Is insurance a viable strategy for promoting SRH? Experiences from Bolivia, Egypt and Rwanda - PowerPoint PPT Presentation

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Is insurance a viable strategy for promoting SRH? Experiences from Bolivia, Egypt and Rwanda

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  1. Is insurance a viable strategy for promoting SRH? Experiences from Bolivia, Egypt and Rwanda Tania Dmytraczenko Abt Associates Inc., Partners for Health Reformplus Leeds, UK September 8-11, 2003

  2. Outline of Presentation • Background • Bolivia: • Health policy strategy in Bolivia • Results from Bolivia • Contributions and next steps • Rwanda: • Health policy strategy in Rwanda • Results from Rwanda • Contributions and next steps • Concluding remarks

  3. Poverty and Health Bolivia • Poverty • USD 950 per capita income • Maternal Mortality Rate • 371 per 100,000 live births Rwanda • Poverty • USD 100 mean monetary consumption expenditures per capita per year • Maternal Mortality Rate • 1071 per 100,000 live births

  4. Bolivia: Equity in Access to Institutional Care by Pregnant Women Source: DHS Bolivia, 1998

  5. Rwanda: Equity in Access to Curative Care for Women User Fee System Source: Household and Living Condition Survey 1999/2001

  6. The common thread between Bolivia and Rwanda • Recognition that financial constraints are a barrier to access • Health policy strategies aimed at reducing maternal and child mortality by reducing economic barriers to access • Health insurance as an alternative to user fees

  7. Health Insurance in Bolivia • Insurance for Mothers and Children (SNMN) – mid 1996 • Women and children under 5 receive treatment free-of-charge for set services • MOH facilities at all levels, some social security hospitals, very few NGOs • Financed from general taxation • 20% of government revenues transferred to municipalities • 3.2% of municipal funds (for investment) earmarked for health • Facilities are reimbursed on a per service basis by municipal government • Drugs, supplies, hospitalization, lab exams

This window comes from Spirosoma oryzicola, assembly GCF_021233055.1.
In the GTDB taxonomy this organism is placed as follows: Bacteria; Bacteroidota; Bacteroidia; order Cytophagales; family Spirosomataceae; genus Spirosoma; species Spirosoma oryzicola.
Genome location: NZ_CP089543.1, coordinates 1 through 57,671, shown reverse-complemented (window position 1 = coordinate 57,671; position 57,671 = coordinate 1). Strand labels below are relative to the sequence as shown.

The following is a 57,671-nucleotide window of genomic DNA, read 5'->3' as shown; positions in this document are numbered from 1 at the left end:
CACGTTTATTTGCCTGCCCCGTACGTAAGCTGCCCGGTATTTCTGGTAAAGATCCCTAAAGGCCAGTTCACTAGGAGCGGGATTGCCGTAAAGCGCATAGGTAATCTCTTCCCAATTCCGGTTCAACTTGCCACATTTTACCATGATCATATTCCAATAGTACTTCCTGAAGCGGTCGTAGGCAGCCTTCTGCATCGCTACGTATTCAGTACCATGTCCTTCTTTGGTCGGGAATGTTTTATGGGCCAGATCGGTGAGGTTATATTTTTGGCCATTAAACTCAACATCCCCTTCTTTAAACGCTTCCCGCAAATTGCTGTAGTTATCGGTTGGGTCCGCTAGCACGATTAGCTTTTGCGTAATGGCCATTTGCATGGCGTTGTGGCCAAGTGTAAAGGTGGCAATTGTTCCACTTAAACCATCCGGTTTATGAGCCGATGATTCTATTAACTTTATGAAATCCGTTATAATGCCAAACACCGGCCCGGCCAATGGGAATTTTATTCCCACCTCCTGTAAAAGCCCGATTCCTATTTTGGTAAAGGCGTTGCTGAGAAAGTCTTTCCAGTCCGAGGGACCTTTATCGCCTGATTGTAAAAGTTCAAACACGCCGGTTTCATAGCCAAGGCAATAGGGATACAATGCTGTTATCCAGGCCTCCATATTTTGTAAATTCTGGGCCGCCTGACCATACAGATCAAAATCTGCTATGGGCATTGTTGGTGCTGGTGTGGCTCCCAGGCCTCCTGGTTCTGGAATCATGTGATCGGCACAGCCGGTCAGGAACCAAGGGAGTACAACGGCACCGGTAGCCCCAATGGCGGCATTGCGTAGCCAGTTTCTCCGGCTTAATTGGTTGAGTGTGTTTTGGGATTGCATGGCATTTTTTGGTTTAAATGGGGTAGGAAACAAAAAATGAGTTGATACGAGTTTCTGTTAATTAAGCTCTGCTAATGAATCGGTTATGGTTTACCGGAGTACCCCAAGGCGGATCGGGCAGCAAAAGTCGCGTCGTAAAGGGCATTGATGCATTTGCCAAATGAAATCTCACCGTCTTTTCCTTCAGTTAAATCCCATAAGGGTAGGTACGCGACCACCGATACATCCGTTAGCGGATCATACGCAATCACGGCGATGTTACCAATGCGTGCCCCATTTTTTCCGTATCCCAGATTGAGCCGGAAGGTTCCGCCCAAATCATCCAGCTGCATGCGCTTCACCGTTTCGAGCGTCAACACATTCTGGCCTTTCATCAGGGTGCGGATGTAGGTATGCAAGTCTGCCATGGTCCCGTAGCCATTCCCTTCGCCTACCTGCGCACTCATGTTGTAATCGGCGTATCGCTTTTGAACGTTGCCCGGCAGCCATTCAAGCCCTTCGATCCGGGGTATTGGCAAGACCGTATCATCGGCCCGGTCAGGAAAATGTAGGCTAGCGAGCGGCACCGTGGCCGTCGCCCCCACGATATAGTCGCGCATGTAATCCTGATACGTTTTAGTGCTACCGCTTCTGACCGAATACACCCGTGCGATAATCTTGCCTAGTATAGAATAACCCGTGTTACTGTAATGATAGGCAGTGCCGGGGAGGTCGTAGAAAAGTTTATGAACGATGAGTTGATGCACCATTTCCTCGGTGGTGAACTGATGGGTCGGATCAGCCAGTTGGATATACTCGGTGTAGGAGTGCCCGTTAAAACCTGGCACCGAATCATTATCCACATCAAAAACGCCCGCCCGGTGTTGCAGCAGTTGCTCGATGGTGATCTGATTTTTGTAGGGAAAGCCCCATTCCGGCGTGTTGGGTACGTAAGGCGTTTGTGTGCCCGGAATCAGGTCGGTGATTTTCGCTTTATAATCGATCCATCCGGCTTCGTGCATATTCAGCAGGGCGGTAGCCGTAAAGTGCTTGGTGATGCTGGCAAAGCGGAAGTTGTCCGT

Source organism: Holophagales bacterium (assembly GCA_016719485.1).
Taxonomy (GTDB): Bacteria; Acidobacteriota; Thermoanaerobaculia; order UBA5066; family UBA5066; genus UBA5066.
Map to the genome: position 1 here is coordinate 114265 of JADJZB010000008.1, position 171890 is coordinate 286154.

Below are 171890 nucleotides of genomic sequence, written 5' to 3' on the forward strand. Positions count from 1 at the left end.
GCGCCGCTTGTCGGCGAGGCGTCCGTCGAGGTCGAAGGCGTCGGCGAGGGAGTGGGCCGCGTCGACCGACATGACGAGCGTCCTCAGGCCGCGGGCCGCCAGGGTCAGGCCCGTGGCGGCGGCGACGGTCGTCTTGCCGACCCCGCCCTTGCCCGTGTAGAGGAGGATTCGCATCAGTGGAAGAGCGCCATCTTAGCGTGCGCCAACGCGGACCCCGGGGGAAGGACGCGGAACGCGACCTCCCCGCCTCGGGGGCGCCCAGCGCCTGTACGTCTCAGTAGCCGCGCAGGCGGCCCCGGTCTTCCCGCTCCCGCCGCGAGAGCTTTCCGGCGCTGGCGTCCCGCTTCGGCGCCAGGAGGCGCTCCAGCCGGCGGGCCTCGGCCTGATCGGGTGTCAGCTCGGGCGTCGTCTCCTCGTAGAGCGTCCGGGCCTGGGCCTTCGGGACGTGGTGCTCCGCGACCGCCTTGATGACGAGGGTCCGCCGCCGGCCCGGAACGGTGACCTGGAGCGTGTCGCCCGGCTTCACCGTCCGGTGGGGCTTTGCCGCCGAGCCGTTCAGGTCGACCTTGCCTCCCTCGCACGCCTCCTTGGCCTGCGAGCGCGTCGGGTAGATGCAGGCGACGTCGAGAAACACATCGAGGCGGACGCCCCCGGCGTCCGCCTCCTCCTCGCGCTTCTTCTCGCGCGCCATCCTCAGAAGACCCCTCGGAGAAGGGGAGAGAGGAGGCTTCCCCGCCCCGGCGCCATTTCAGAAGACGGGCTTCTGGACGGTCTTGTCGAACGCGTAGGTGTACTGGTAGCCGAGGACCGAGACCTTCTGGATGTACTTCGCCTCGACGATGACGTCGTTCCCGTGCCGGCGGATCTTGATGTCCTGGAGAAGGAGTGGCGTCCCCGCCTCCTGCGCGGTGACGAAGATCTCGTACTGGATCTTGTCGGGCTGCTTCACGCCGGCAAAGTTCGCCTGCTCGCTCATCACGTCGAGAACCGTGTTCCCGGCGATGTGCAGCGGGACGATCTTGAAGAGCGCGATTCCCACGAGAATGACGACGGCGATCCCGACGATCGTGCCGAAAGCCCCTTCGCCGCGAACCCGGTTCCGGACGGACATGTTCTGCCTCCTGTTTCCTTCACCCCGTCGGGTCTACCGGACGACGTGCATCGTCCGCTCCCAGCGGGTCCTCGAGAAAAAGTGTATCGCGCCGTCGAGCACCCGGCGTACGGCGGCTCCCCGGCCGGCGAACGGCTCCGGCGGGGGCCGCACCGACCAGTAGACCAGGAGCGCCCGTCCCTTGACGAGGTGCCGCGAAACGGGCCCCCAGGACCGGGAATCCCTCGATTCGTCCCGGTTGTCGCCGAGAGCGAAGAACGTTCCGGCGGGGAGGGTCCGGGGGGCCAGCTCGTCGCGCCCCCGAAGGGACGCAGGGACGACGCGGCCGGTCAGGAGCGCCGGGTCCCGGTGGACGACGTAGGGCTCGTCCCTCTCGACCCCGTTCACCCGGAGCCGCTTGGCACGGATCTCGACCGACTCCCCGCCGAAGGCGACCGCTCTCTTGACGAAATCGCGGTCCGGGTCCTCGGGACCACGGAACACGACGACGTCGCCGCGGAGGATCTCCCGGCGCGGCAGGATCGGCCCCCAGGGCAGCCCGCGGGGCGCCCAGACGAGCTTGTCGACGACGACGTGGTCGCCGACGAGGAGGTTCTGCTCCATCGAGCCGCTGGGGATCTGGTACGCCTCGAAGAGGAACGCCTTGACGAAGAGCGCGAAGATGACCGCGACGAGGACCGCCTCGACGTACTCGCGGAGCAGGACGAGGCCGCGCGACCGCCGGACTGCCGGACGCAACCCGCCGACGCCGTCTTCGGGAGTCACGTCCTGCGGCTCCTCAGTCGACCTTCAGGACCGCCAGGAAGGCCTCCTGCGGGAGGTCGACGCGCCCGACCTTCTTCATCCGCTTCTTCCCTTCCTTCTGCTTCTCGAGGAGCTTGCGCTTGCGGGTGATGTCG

8. Evolution of the Insurance Program • Basic Health Insurance (SBS) – 1999 • Beneficiary population broadened • Package of benefits expanded • Participating facilities increased • Social security facilities • Health Insurance for Mothers and Children (SUMI) – 2003 • Return to original target population • Universality of services covered • Facilities still reimbursed on a per service basis by municipal government • Increase in earmark for health • SMNM: 3.2% • SBS: 6.4% • SUMI: 10%

  9. Increased deliveries in health facilities

  10. Increased deliveries in health facilities in rural areas

  11. Increase in deliveries attended by skilled personnel

  12. Increase in deliveries attended by skilled personnel

  13. At least some of the increase can be attributed to the Insurance Program Source : SNIS, MSPS

  14. Contributions of Health Insurance in Bolivia • Utilization of maternal and child health services increased • The rural poor are using insurance services • Government promotional efforts informed the public • Primary level facilities increased drug availability • Utilization of public health infrastructure increased

  15. Next Steps In Bolivia • Some of the increase in public services is due to transfers from the private sector • Address issues related to appropriate public private mix • Costs differ across facility type, but reimbursement rates do not • Differentiate reimbursement rates across the different service delivery levels • Reimbursement rates do not cover labor costs • Issues related to health worker motivation • Free services encourage patients to seek care at higher level facilities • Establish a referral system

  16. Increased utilization of higher level facilities

  17. Rwanda: Health Policy Strategy • Pilot-Test Micro-Health Insurance in 3 Rural Districts (with 1 million population) • Evaluate Effectiveness of Insurance Function in Improving • Equity in Access and in Health Financing • Sustainability • Community Participation

  18. Equity in Access to Care: Sick MHI Members Use Modern Health Facilities at a Higher Rate Across Consumption Quartiles Source: HH-survey

  19. Members are more likely to receive professional assistance during delivery

  20. Equity in Health Financing: Members Pay Lower Price at Time of Consumption Source: Patient exit interviews

  21. Contributions of Micro-Health Insurance in Rwanda • Lifted financial barriers in access to maternal, preventive and curative services • Families with children and women in child-bearing age were most likely to enroll, and have fully benefited from better financial accessibility

  22. Next Steps In Rwanda • To respond to the demand of other districts and scale up the prepayment plans nationwide • To expand the benefit package to full district coverage • To subsidize the demand of annual premiums for the poor through a community fund

  23. Concluding remarks • Organizational and legal form of health insurance embedded in country’s socio-economic context • Political viability • Design phase is critically important • Appropriate incentives • Adverse selection, moral hazard, cream skimming, etc. • Health worker motivation • Human and organizational capacity building • Monitoring and evaluation

  24. Partnerships for Health Reform is implemented by Abt Associates Inc. under contract No. HRN-C-95-00024 with the U.S. Agency for International Development (USAID)